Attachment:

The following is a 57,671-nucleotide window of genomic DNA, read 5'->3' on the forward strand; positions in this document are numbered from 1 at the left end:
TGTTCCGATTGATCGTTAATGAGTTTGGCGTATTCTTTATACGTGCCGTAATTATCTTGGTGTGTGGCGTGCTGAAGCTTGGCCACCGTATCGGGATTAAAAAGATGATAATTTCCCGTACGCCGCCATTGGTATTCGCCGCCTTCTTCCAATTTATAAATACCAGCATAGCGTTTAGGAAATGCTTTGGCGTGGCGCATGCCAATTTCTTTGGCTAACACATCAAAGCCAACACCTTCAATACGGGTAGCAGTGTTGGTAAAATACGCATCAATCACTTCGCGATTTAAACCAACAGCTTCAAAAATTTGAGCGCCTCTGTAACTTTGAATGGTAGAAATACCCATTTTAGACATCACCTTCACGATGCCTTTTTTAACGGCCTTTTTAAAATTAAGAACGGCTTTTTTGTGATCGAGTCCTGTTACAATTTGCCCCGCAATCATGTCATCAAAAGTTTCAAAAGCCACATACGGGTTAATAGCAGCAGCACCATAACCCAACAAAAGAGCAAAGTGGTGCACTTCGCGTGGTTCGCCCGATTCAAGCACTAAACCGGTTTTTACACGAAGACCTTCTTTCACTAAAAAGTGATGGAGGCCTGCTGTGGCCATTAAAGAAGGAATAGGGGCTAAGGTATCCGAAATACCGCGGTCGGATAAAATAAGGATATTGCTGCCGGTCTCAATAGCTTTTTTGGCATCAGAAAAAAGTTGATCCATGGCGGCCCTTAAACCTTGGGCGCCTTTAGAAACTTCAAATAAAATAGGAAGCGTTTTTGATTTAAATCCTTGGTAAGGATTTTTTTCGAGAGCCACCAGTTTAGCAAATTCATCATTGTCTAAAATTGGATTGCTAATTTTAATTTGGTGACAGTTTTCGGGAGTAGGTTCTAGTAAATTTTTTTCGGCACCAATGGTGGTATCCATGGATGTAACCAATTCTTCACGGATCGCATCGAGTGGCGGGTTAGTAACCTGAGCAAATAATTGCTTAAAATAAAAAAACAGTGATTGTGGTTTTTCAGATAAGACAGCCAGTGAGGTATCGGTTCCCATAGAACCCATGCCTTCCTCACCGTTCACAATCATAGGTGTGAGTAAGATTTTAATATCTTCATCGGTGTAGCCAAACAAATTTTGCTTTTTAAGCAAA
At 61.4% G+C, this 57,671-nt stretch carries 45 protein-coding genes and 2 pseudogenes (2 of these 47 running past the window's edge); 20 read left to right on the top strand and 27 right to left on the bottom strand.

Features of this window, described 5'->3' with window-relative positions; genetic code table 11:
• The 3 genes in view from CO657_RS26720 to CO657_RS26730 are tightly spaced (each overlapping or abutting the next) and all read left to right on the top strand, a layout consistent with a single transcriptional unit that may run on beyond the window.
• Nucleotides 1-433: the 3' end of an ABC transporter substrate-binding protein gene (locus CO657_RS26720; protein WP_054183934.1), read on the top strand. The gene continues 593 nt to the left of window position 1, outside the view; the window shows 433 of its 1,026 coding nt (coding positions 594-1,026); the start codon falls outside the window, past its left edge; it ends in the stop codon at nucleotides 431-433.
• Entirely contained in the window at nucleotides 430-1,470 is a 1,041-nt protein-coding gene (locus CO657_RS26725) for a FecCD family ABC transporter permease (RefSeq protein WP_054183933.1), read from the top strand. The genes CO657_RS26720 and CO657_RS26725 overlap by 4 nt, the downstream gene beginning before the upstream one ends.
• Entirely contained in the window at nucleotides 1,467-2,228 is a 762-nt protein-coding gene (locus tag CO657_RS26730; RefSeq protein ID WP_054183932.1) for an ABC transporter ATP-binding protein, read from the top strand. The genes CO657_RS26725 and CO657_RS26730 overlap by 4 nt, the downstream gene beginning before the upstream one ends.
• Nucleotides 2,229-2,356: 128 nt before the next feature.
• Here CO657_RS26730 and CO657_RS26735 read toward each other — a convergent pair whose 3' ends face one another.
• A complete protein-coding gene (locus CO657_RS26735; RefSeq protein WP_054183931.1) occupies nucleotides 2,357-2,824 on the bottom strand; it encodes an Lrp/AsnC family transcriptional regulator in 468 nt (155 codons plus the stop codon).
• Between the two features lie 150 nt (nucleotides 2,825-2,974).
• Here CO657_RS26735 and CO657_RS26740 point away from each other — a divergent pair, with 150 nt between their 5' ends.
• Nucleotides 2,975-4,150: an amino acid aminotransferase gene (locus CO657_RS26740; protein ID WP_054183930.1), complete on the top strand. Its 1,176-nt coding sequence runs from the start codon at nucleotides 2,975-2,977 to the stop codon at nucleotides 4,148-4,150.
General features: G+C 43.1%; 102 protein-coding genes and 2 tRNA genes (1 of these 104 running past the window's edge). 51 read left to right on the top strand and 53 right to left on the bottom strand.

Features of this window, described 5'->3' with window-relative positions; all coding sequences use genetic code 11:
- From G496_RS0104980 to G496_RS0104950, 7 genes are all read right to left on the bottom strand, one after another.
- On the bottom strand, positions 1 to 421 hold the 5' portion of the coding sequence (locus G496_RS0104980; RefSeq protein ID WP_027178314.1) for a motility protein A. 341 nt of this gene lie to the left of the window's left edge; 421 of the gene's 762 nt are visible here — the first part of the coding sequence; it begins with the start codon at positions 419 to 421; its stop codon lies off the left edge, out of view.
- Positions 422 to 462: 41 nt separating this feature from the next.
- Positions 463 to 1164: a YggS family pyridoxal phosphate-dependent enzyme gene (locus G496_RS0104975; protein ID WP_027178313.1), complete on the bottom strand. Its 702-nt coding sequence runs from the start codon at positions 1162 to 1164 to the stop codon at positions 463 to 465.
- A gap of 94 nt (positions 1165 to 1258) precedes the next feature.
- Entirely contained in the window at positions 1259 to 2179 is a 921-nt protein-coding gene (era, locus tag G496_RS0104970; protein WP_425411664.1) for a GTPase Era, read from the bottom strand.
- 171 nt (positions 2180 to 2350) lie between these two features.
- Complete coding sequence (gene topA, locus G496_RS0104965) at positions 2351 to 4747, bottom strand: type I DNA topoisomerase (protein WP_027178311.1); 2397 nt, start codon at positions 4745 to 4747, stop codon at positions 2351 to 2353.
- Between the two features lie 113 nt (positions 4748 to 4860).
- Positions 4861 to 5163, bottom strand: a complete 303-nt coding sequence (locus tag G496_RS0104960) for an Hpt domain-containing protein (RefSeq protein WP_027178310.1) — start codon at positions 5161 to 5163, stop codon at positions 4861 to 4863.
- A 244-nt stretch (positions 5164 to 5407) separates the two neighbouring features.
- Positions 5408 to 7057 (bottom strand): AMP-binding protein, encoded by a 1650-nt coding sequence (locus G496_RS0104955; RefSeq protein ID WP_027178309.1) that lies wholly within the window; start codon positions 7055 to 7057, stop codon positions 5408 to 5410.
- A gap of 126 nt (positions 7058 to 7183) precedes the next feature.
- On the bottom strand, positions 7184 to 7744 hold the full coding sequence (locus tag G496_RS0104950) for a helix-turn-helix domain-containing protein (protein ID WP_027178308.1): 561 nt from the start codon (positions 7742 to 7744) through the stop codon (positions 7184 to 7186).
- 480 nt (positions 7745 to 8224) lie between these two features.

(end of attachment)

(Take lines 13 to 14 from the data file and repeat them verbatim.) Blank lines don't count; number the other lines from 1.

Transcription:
• Here CO657_RS26735 and CO657_RS26740 point away from each other — a divergent pair, with 150 nt between their 5' ends.
• Nucleotides 2,975-4,150: an amino acid aminotransferase gene (locus CO657_RS26740; protein ID WP_054183930.1), complete on the top strand. Its 1,176-nt coding sequence runs from the start codon at nucleotides 2,975-2,977 to the stop codon at nucleotides 4,148-4,150.